Febrile seizures are one of the most common pediatric emergencies and are usually associated with high fever in children between six months and five years of age. The exact pathophysiology is unknown. Simple febrile seizures are the most common type; they are usually generalized, last under 15 minutes, and do not recur within 24 hours. Complex febrile seizures have a focal onset, last longer than 15 minutes, or recur within 24 hours. Diagnostic examination of simple febrile seizures focuses on addressing the cause of fever. Further diagnostics are required for patients with complex febrile seizures, particularly to exclude herpes encephalitis, and include lumbar puncture, CT scan, and/or EEG. Most febrile seizures end spontaneously and do not require any treatment. If seizures persist for longer than five minutes or present as complex febrile seizures, however, IV benzodiazepines are the treatment of choice. Caregivers should be reassured as the prognosis of febrile seizures is good, with the risk of epilepsy being less than 10%.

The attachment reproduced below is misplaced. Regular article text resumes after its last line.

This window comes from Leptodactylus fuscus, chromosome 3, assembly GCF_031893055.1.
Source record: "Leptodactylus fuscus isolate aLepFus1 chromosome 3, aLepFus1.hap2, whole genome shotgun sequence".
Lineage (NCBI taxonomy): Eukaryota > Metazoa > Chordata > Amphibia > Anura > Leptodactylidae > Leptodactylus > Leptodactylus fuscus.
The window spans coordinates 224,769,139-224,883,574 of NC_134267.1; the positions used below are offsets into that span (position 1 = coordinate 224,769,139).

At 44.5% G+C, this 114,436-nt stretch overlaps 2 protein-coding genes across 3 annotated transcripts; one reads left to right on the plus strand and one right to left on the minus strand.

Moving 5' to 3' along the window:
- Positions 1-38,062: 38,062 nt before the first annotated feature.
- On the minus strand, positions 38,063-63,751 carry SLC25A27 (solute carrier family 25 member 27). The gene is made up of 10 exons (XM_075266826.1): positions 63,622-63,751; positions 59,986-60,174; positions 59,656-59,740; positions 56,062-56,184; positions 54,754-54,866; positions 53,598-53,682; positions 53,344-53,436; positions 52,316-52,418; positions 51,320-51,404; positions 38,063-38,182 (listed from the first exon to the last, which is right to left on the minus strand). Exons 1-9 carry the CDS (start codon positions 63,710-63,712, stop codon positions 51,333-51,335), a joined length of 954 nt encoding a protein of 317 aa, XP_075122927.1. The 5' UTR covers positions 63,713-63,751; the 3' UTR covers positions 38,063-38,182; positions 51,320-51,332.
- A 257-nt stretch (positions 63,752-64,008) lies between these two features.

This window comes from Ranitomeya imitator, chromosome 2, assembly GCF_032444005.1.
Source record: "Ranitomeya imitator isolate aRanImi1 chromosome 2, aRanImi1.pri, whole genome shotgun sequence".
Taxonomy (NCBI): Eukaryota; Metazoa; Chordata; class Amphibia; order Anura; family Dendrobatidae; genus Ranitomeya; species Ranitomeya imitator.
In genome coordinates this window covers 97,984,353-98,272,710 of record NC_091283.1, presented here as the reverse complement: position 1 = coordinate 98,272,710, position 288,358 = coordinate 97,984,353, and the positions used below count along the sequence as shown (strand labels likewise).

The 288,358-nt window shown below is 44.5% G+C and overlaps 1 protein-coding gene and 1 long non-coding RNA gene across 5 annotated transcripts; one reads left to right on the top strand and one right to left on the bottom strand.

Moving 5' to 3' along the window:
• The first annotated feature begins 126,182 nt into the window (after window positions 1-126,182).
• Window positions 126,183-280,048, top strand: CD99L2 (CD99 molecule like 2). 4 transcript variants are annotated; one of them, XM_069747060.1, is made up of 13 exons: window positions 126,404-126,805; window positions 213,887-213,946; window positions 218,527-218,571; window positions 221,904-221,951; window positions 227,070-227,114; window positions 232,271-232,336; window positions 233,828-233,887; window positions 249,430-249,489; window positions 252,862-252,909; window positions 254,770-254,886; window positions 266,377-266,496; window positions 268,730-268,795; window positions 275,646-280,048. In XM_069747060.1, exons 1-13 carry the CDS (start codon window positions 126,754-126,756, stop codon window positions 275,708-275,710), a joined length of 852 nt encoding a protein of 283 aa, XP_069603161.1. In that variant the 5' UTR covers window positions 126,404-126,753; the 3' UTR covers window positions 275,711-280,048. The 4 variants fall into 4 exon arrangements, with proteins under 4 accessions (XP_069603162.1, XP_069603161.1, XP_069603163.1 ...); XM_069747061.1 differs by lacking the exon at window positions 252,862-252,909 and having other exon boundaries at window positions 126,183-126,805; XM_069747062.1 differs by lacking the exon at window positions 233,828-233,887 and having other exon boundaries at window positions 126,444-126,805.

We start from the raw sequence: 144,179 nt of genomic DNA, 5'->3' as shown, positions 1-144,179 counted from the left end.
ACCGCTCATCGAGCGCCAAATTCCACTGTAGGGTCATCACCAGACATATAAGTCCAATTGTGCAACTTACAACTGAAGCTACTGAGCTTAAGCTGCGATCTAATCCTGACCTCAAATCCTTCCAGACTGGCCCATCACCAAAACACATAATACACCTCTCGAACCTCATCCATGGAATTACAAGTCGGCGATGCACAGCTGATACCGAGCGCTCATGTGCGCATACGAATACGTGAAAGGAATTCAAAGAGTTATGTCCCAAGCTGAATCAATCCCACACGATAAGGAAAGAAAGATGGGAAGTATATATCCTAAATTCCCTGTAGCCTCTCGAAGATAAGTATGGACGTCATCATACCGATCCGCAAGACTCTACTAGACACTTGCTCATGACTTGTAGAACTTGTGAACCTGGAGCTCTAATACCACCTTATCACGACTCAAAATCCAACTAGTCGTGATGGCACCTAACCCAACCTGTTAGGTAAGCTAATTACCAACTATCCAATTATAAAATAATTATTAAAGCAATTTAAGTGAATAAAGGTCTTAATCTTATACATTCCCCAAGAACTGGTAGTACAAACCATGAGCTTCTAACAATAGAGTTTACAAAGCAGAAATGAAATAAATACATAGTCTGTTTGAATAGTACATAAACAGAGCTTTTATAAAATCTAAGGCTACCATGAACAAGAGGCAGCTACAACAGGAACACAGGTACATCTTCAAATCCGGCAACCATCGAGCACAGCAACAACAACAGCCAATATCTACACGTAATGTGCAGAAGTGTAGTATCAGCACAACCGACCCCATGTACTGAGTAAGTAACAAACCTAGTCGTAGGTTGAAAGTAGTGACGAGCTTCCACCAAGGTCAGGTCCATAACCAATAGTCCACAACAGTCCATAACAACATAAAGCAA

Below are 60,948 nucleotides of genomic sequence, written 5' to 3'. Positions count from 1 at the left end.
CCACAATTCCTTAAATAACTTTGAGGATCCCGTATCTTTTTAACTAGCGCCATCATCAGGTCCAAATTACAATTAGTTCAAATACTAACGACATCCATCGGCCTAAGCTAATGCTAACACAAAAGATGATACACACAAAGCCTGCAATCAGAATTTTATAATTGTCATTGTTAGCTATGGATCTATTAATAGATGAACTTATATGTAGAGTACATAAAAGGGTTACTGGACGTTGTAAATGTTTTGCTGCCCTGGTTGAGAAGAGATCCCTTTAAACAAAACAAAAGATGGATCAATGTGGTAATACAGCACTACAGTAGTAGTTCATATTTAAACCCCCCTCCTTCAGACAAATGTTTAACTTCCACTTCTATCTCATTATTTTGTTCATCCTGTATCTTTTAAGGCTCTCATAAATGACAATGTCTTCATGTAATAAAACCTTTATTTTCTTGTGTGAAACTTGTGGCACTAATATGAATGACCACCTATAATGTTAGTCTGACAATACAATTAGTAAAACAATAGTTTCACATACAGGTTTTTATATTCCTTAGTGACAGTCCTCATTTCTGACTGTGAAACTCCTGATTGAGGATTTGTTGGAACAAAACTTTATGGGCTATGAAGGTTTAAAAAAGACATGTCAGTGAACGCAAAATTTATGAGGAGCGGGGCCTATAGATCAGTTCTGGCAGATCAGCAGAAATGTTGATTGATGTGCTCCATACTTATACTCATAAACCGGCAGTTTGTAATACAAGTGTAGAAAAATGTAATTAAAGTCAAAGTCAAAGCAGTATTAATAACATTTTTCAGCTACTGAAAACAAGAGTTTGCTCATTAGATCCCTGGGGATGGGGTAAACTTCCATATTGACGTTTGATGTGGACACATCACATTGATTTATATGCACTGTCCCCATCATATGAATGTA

Febrile seizures are seizures that are associated with fever; (mainly temperatures exceeding 38°C (100.4°F); ) in the absence of CNS infection, metabolic abnormalities, or a history of afebrile seizures.
- Peak incidence: : 2nd year of life; most commonly occurs between 6 months and 5 years of age
- Prevalence: Febrile seizures occur in ∼ 4% of all children.
Epidemiological data refers to the US, unless otherwise specified.
|Simple febrile seizure (∼75%)||Complex febrile seizure* (∼25%)|
|Duration and frequency|| || |
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|Postictal phase|| |
|*Febrile seizures are considered complex if at least one of the criteria are met!|
- Determine the cause of fever
- Additional diagnostic steps: for complex febrile seizures and/or abnormal neurological examination
- Abortive therapy
- Reassure caregivers and provide information
- After a febrile seizure, initiate antipyretic therapy (NSAIDs and acetaminophen) at an early stage (temperatures from 38°C (100.4°F)) as they restore the central thermoregulatory setpoint back to normal by reducing the synthesis of prostaglandin E2.
Febrile seizures primarily occur during the rise in temperature; therefore, prophylactic measures are often too late because a seizure cannot be anticipated! Long-term continuous or intermittent prophylaxis with anticonvulsant drugs (e.g., phenobarbital) or diazepam is not recommended.
- The risk of recurrent, simple febrile seizures is 30%.
- Risk of developing epilepsy:
- Risk factors for recurrence: